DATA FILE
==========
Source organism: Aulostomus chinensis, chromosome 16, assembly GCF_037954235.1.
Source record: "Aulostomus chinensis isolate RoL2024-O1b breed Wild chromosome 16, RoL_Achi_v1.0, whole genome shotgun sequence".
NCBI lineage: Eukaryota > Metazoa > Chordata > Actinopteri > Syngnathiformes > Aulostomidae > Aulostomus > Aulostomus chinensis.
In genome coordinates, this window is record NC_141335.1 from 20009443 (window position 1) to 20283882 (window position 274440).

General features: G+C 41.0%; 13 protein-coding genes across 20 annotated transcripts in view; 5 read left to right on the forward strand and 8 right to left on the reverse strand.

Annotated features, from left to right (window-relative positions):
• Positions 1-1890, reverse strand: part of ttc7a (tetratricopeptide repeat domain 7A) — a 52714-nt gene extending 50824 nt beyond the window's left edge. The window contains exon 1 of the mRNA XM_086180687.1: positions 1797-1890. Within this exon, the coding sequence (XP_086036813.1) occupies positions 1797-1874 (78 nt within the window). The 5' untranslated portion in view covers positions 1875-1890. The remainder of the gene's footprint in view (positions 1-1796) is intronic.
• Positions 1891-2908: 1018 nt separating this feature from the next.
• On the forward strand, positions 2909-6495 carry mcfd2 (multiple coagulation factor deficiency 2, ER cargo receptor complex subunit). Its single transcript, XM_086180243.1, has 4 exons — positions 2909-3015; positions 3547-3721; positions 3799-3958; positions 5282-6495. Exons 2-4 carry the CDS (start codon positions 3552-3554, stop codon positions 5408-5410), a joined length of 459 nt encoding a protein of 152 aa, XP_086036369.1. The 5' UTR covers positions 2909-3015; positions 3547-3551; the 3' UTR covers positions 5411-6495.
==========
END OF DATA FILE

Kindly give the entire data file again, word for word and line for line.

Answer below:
Source organism: Aulostomus chinensis, chromosome 16, assembly GCF_037954235.1.
Source record: "Aulostomus chinensis isolate RoL2024-O1b breed Wild chromosome 16, RoL_Achi_v1.0, whole genome shotgun sequence".
NCBI lineage: Eukaryota > Metazoa > Chordata > Actinopteri > Syngnathiformes > Aulostomidae > Aulostomus > Aulostomus chinensis.
In genome coordinates, this window is record NC_141335.1 from 20009443 (window position 1) to 20283882 (window position 274440).

General features: G+C 41.0%; 13 protein-coding genes across 20 annotated transcripts in view; 5 read left to right on the forward strand and 8 right to left on the reverse strand.

Annotated features, from left to right (window-relative positions):
• Positions 1-1890, reverse strand: part of ttc7a (tetratricopeptide repeat domain 7A) — a 52714-nt gene extending 50824 nt beyond the window's left edge. The window contains exon 1 of the mRNA XM_086180687.1: positions 1797-1890. Within this exon, the coding sequence (XP_086036813.1) occupies positions 1797-1874 (78 nt within the window). The 5' untranslated portion in view covers positions 1875-1890. The remainder of the gene's footprint in view (positions 1-1796) is intronic.
• Positions 1891-2908: 1018 nt separating this feature from the next.
• On the forward strand, positions 2909-6495 carry mcfd2 (multiple coagulation factor deficiency 2, ER cargo receptor complex subunit). Its single transcript, XM_086180243.1, has 4 exons — positions 2909-3015; positions 3547-3721; positions 3799-3958; positions 5282-6495. Exons 2-4 carry the CDS (start codon positions 3552-3554, stop codon positions 5408-5410), a joined length of 459 nt encoding a protein of 152 aa, XP_086036369.1. The 5' UTR covers positions 2909-3015; positions 3547-3551; the 3' UTR covers positions 5411-6495.